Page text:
Typically, banks and energy companies enjoy a similar factor rotation in stock markets, marked as cyclicals.
Both benefit as the economic cycle enters the expansion phase, which is where we should be about now.
However, the last week has witnessed a startling divergence in this relationship. Banks have suddenly gone from cyclical heroes to late-cycle bust zeroes, while the energy war profiteers are tearing it up:
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Expect this to get much worse. The reason why is simple.
In the absence of regulatory action to kill the energy war-profiteering, the RBA is going to crush every other price in the economy to “make room” for it:
Inflation in Australia has increased significantly. While inflation is lower than in most other advanced economies, it is higher than earlier expected. Global factors, including COVID-related disruptions to supply chains and the war in Ukraine, account for much of this increase in inflation. But domestic factors are playing a role too, with capacity constraints in some sectors and the tight labour market contributing to the upward pressure on prices. The floods earlier this year have also affected some prices.
Inflation is expected to increase further, but then decline back towards the 2–3 per cent range next year. Higher prices for electricity and gas and recent increases in petrol prices mean that, in the near term, inflation is likely to be higher than was expected a month ago. As the global supply-side problems are resolved and commodity prices stabilise, even if at a high level, inflation is expected to moderate. Today’s increase in interest rates will assist with the return of inflation to target over time.
However, even with the RBA crushing everything else, unless Albo’s cowards do something to sit on local energy prices, utility bills will continue to skyrocket all of next year because wholesale energy prices filter through contracts only slowly. The RBA cannot influence these prices.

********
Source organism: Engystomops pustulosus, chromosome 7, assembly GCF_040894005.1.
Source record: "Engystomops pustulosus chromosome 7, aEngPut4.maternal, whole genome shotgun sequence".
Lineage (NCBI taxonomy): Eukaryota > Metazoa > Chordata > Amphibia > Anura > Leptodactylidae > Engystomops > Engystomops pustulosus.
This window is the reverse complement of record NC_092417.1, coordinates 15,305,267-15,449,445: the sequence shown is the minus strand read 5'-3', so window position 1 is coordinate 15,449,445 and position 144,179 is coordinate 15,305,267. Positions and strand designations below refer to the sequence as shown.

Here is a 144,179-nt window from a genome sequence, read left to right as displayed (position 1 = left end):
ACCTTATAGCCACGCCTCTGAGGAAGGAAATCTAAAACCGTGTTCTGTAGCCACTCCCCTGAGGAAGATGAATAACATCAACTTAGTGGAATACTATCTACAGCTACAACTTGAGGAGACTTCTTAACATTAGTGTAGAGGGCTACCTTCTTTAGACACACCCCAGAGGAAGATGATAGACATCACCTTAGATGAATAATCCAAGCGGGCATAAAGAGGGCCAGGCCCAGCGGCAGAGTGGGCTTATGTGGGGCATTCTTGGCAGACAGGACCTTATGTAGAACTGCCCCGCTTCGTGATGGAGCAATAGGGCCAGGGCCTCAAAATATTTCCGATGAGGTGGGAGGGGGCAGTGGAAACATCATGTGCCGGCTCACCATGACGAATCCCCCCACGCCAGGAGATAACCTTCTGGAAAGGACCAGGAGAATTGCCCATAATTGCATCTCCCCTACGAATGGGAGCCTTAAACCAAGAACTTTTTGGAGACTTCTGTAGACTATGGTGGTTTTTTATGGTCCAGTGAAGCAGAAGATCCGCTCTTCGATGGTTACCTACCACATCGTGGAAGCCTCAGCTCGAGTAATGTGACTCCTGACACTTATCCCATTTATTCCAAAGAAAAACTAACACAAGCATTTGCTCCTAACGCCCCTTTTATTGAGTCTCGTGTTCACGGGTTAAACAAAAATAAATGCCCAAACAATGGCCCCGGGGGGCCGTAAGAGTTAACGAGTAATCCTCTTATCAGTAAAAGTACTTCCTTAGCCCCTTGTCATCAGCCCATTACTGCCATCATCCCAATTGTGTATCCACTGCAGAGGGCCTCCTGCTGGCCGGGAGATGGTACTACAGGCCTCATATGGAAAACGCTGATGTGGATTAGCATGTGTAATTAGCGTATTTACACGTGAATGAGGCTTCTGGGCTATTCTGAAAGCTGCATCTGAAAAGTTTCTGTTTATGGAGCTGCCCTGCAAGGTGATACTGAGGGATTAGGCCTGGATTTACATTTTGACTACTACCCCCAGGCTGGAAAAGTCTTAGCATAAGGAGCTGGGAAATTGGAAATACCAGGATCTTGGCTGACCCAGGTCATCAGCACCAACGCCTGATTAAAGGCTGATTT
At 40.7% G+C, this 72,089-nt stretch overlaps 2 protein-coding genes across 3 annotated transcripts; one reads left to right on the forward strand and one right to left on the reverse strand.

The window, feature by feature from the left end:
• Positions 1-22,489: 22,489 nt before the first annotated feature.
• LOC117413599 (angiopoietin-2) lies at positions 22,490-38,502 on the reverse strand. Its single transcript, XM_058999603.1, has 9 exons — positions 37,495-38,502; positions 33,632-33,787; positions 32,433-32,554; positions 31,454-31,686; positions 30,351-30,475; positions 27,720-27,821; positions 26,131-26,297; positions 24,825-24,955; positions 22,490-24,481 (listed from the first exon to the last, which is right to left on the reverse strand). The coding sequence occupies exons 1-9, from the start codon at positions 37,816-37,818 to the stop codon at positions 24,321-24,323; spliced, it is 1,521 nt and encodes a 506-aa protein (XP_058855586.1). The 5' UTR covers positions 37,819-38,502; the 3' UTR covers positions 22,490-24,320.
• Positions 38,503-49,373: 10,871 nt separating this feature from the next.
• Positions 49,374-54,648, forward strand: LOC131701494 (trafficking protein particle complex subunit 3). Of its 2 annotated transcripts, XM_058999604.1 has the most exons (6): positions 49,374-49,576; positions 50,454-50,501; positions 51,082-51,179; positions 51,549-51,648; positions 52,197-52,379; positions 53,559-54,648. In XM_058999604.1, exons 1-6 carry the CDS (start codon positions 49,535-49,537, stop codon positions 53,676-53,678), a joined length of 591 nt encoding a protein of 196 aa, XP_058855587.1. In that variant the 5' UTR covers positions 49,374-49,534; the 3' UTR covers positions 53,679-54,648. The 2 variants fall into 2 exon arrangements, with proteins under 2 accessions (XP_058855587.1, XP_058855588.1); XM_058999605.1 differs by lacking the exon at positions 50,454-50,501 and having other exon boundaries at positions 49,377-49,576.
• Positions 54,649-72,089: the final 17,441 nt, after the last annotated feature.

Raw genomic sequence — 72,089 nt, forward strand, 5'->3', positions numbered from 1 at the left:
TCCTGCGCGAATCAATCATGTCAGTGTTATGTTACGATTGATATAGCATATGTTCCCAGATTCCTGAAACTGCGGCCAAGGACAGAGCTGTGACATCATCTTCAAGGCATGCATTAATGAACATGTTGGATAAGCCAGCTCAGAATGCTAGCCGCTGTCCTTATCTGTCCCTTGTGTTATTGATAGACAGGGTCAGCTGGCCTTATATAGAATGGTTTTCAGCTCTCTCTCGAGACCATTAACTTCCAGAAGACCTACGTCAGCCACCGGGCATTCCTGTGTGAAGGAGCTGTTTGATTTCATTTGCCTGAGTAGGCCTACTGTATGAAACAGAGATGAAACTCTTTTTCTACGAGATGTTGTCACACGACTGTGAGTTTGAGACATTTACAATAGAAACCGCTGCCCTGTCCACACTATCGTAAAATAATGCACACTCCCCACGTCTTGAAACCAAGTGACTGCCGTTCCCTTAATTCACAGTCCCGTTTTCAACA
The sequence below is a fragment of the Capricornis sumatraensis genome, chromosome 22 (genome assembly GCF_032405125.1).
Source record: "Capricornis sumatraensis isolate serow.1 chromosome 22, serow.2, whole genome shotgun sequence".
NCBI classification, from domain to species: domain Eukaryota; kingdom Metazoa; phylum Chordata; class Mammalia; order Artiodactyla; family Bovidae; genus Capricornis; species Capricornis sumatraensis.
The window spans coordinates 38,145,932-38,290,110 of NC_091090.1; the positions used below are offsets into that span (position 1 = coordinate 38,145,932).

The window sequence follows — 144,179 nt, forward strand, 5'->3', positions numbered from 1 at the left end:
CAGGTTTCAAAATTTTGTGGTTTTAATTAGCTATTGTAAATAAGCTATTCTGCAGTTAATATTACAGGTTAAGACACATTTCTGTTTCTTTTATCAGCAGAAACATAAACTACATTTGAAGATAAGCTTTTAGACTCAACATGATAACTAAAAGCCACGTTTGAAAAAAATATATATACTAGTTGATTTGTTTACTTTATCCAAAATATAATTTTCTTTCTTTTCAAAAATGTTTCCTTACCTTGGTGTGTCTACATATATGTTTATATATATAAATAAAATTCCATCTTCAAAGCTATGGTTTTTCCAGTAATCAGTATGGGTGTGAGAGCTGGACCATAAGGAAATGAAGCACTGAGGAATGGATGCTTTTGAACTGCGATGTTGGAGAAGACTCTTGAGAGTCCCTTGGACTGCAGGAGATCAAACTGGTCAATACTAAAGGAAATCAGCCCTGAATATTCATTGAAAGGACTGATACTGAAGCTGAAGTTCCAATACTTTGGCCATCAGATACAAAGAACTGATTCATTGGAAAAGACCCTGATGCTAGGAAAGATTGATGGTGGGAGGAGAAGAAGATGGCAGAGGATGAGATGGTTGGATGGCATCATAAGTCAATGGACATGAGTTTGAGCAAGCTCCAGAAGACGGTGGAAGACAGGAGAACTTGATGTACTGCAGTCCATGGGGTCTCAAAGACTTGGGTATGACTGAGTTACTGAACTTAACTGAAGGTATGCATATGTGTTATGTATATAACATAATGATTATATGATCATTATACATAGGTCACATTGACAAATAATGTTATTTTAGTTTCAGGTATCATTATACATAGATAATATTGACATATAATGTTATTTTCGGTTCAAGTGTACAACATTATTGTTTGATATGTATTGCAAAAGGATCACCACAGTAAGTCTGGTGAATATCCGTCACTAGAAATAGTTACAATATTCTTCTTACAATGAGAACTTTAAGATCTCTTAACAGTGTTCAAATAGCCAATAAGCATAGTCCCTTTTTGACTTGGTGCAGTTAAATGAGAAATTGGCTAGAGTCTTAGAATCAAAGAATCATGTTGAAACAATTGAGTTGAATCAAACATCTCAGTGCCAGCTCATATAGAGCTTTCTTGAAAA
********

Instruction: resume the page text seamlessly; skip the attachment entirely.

If the underlying, globally set coal and gas prices remain the same as today then the forthcoming utility bill hikes with spillovers will add 0.5%-1% per quarter to CPI.
In short, the RBA will have to move interest rates much higher than it would normally and stay there much longer than the economy can handle.
This is a context in which the long-feared Aussie house price crash can burgeon and so banking stocks are suddenly getting belted.
In short, the equity market is beginning to price the risk that something will snap in the highly-indebted Australian economy in the near future. That thing is the banking system as profits are smashed by bad loans, falling collateral, and the inability to pass on full rate hikes leading to margin squeezes and rising funding costs.
Amusingly, credit markets are unmoved. They are still pricing runaway rate hikes deep into 2023. The energy shock makes this reasonable given the sticky CPI implications.
However, it is my bet that before too long the equity market will be proven right as banks keep falling and credit markets eventually follow as the war-profiteering recession we didn’t need to have lands hard in eastern states in a matter of months.